The doctrine of negligence per se, in its simplest formulation, enables courts to hold a defendant negligent as a matter of law when that defendant’s violation of a statute or regulation results in injury to another. Although courts widely accept negligence per se, many do not apply the doctrine when a defendant is alleged to have violated regulations implemented by federal agencies, such as the Occupational Safety and Health Administration (OSHA). In fact, several courts take the position that treating a party’s violation of OSHA standards as negligence per se is not only a misapplication of the doctrine, but incompatible with the Occupational Safety and Health Act (OSH Act), the federal legislation which established OSHA. This Note explores the rise of negligence per se as an established doctrine of American tort law, considers the nature of OSHA standards and their relationship with state law, and provides a comprehensive survey of federal and state courts’ treatment of OSHA violations in negligence cases. Further, this Note argues that, given the discretionary nature of negligence per se, treating OSHA violations as negligence per se is wholly legitimate and altogether compatible with the OSH Act, contrary to the view of many courts.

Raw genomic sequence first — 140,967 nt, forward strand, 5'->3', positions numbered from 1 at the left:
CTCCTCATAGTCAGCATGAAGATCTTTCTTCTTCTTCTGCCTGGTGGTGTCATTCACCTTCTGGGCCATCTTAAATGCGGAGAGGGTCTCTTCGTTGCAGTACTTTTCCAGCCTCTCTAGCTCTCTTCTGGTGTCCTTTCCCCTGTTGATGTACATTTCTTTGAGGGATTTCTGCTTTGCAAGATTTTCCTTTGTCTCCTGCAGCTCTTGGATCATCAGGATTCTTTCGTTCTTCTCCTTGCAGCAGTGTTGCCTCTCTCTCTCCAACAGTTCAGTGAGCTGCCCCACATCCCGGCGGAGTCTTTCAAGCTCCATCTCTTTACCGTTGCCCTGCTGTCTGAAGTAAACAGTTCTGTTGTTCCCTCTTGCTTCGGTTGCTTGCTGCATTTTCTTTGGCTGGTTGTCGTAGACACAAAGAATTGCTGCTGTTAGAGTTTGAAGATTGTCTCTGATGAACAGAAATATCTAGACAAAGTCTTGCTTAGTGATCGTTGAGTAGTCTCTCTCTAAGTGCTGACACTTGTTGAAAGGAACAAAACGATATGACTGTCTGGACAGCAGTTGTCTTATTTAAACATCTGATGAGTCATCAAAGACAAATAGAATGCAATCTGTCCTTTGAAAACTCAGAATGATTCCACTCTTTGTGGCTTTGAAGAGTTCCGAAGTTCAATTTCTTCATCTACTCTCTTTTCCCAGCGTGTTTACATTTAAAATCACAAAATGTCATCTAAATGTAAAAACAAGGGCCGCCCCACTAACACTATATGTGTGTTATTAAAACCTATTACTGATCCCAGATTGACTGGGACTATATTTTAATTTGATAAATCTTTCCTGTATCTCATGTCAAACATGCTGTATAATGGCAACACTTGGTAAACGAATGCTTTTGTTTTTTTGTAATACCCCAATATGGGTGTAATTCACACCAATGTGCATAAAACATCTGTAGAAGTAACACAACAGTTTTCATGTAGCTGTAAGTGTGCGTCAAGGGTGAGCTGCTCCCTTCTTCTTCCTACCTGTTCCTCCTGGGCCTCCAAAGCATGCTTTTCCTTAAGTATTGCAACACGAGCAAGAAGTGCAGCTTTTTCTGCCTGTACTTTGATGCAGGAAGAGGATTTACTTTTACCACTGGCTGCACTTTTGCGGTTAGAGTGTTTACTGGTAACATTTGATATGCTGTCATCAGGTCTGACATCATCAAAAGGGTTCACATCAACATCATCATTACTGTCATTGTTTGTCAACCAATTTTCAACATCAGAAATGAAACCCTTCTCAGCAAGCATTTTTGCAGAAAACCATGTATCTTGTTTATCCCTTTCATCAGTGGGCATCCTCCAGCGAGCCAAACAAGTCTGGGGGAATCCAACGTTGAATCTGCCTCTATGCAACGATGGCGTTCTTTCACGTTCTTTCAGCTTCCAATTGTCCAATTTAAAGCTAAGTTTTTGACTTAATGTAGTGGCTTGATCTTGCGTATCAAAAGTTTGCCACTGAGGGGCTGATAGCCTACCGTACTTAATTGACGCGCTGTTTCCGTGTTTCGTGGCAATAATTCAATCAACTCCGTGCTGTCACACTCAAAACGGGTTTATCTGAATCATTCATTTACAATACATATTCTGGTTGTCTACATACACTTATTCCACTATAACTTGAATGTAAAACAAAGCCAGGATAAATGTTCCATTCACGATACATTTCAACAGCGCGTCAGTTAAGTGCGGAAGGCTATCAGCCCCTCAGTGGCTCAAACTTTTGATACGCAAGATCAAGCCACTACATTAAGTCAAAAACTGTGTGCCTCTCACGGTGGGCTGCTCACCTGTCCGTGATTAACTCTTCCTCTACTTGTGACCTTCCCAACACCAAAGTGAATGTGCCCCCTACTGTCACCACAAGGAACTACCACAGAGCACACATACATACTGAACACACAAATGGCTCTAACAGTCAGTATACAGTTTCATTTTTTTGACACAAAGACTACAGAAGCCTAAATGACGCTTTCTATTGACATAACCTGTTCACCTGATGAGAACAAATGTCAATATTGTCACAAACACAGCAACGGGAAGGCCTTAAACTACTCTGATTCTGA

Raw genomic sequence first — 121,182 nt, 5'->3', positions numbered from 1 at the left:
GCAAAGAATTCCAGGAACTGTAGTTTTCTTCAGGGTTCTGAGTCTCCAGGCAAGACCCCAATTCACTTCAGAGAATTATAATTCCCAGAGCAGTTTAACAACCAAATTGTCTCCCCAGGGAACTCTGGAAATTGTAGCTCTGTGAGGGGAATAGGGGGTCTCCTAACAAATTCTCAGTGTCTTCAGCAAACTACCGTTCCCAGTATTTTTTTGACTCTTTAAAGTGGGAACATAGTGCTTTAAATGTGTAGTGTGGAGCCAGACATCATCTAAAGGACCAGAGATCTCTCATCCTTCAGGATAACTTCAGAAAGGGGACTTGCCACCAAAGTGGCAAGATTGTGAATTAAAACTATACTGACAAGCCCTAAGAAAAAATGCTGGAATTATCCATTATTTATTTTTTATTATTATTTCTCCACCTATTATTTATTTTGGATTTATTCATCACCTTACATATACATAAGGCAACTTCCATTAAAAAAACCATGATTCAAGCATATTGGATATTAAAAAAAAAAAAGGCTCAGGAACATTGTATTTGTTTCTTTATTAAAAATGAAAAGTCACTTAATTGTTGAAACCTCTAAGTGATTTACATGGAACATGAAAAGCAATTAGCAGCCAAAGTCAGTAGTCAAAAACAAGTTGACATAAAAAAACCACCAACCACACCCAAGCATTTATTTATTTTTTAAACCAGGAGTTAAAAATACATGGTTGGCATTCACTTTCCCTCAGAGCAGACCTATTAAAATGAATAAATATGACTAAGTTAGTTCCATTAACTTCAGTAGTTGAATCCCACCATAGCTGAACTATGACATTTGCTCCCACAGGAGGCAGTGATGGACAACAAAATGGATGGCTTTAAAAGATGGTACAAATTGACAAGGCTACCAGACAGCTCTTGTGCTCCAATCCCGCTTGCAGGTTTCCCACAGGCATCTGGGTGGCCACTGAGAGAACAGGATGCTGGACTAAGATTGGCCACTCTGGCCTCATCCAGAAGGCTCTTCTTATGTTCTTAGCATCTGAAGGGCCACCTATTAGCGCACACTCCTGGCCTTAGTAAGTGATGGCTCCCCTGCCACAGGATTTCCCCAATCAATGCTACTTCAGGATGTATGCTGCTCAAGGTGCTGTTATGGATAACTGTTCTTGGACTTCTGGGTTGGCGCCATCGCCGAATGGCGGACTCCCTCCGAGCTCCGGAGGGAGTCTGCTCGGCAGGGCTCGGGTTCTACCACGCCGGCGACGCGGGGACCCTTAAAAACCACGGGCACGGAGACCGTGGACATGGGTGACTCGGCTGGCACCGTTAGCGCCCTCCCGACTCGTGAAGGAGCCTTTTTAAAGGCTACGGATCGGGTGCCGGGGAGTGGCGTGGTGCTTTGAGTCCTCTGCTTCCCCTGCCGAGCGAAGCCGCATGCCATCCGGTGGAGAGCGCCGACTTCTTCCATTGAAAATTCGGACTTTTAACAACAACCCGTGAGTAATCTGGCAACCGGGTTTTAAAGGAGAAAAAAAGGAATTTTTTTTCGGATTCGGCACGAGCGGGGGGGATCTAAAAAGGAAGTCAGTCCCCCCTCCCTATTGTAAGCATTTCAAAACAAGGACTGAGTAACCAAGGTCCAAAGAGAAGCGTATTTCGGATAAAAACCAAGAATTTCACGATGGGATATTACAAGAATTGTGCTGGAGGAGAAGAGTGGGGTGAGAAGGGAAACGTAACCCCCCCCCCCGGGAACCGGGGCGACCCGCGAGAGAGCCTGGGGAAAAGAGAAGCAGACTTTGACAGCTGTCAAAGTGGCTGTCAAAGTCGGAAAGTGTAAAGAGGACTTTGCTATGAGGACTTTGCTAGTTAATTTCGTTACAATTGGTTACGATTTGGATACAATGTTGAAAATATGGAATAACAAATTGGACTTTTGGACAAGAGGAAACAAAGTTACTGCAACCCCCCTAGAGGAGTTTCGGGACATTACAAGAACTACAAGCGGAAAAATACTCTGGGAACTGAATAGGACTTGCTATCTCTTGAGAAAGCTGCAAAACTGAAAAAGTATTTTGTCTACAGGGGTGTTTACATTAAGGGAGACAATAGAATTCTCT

Rory T. Skowron, Treating OSHA Violations as Negligence Per Se, 61 B.C. L. Rev. 3043 (2020), https://lawdigitalcommons.bc.edu/bclr/vol61/iss8/8